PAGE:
APRIL 12, 2018

Monarch Chronicles II

In the interim, field studies have developed techniques and ideas quite as scientific as those of the laboratory. The amateur student is no longer confined to pleasant ambles in the country resulting merely in lists of species, lists of migration dates, and lists of rarities. Bird banding, feather-marking, censusing, and experimental manipulations of behavior and environment are techniques available to all, and they are quantitative.” – Leopold, from “Natural History”

6/26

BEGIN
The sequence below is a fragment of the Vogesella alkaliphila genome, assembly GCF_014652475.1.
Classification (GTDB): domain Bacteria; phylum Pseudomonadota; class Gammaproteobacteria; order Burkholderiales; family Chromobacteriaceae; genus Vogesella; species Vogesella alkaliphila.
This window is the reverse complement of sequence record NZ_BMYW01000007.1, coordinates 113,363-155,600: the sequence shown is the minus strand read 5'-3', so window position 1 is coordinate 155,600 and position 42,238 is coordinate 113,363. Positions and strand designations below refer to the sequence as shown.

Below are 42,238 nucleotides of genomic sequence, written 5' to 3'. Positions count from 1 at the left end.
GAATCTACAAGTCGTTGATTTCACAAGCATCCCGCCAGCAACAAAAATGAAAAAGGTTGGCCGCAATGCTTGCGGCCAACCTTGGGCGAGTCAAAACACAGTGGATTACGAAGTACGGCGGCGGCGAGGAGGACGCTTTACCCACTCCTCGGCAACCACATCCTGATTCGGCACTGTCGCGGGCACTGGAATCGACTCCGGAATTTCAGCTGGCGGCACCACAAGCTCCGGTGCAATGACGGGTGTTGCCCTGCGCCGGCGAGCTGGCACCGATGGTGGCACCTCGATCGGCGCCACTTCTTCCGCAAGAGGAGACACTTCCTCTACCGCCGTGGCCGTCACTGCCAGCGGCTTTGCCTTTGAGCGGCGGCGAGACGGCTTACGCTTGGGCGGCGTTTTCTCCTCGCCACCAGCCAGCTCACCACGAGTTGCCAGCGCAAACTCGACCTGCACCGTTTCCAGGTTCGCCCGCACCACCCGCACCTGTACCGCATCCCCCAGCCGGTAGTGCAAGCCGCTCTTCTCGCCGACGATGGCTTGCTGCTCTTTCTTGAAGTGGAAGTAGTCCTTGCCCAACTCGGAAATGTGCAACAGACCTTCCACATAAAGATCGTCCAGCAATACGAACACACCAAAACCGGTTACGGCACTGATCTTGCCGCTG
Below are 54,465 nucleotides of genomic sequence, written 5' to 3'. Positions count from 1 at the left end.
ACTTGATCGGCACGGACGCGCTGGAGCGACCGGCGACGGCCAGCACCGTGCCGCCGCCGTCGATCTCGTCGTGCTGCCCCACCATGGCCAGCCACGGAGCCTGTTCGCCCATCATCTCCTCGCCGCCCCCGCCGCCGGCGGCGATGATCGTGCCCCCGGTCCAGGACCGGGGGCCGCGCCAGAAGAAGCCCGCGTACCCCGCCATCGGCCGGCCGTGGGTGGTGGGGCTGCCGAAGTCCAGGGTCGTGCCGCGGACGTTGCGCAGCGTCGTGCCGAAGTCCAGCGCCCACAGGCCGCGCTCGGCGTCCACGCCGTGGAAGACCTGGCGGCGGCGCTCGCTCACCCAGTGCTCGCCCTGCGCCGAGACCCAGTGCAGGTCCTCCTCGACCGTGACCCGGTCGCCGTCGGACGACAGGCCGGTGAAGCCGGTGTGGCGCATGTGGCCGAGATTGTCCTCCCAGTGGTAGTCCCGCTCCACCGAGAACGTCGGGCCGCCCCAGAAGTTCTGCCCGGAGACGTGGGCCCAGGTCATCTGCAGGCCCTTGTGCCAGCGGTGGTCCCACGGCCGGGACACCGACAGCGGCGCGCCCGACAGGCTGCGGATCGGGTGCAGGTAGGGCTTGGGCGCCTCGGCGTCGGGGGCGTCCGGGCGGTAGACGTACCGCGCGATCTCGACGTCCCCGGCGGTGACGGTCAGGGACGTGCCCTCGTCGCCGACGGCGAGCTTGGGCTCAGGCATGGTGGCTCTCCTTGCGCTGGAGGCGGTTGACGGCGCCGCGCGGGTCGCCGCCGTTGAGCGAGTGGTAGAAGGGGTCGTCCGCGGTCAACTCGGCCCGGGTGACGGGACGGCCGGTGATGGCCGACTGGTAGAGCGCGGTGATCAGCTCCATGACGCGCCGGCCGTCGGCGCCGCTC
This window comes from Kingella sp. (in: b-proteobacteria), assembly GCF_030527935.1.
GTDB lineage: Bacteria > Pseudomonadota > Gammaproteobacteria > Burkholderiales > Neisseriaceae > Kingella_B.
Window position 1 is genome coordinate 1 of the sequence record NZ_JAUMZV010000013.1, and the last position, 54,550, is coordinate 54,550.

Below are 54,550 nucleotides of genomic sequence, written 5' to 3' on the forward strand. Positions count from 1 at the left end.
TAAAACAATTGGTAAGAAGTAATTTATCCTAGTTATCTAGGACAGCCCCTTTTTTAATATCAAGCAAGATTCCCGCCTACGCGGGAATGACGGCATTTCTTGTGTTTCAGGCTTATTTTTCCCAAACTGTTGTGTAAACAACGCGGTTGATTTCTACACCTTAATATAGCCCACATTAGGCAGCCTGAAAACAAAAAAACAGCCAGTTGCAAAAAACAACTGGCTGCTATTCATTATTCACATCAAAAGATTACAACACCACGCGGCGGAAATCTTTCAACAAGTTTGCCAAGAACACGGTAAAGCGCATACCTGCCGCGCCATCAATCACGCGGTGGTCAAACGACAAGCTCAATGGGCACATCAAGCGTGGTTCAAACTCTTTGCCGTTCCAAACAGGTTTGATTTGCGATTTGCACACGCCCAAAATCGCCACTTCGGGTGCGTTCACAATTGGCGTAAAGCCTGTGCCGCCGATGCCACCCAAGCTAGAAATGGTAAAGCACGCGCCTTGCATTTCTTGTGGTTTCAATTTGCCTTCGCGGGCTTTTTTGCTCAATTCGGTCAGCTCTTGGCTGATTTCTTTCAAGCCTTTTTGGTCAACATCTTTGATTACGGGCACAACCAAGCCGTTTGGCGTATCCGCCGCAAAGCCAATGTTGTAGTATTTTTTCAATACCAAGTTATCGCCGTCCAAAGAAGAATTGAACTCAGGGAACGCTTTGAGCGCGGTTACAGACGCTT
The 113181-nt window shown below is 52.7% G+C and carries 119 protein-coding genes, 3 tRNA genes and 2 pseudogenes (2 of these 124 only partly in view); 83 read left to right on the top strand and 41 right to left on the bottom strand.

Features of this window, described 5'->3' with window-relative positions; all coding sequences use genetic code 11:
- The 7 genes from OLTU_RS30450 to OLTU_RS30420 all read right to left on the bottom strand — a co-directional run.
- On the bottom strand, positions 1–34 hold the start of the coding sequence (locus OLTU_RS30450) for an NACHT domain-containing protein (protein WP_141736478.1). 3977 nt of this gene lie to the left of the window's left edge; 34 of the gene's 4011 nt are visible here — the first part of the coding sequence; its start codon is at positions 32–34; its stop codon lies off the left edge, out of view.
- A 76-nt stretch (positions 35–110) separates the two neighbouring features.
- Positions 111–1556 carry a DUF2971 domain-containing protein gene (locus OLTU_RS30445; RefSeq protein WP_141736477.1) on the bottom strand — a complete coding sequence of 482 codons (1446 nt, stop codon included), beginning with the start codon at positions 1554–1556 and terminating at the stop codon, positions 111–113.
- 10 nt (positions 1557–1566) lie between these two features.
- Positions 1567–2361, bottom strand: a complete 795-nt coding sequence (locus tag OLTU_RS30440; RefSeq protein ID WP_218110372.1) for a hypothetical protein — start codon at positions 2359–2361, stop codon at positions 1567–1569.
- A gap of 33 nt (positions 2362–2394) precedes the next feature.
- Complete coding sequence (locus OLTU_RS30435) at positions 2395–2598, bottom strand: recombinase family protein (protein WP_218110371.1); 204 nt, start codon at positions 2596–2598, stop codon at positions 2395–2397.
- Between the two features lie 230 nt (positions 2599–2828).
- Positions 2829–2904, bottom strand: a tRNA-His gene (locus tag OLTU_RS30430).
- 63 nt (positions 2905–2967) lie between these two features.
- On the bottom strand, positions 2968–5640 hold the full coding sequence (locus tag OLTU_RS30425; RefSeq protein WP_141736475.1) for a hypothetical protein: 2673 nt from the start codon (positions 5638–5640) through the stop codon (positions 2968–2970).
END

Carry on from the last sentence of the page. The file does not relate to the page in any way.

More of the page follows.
It is quite a two-day leap to be made for the amateur citizen scientist to go from identifying milkweed species with the assistance of the local field guide, to laying transect lines through the raw prairie and sub plotting every seven feet for the sake of tallying data.  This great leap comes as a result of the amateur being willing to move past the more comfortable stage of natural observer to one who is willing to stop, bend down on a knee and take the milkweed leaf in hand in order to flip to the underside in order to detect, hopefully, the larvae of Monarch butterfly.  Eyes open, prairie sumac, goldenrod, dogwood and bluestem up to the hips, the common milkweed plant now holds a far more esteemed position, the very treasure of the plant hunt itself.  The amateur is provided means for quantifying the data: lay down the subplot rectangle onto over the top of the habitat and identify the flowering species or milkweed within the A,B or C square confines…examine the milkweed for a third instar caterpillar and determine whether it is monarch or Queen Larvae by counting the tentacles.  Stay along the laid transect lines for a hundred meters, as it reaches toward a fixed point in the distance at degreed bearing you must follow by compass. Continue this procedure at random coordinates laid out by satellite imagery, north to south, south to north, until 150 subplot observations and data entries are complete.  The amateur’s eye has just made the great leap from appreciation to counting miniature basil stalks at the bottom of a plant’s stem. What had once seemed not much more that the abundant green made by the broad leaves and fibrous stalks of a hundred species, has become a rhizome-like interconnection of the thousand components that make up a butterfly habitat.  You celebrate the upcoming rare patch of milkweed because it is there, perhaps flitting along an otherwise unknowable path from plant to plant, an adult monarch might be seen in the distance and will be transcribed as incidental, our outside the parameters of your transect line.  As you scan out east and west, you look for the bobbing of wings; you wonder which of the hundred milkweed out there might carry a yellow egg and root for its quiet little tucked corner of the prairie to be safe for the duration of the instar process.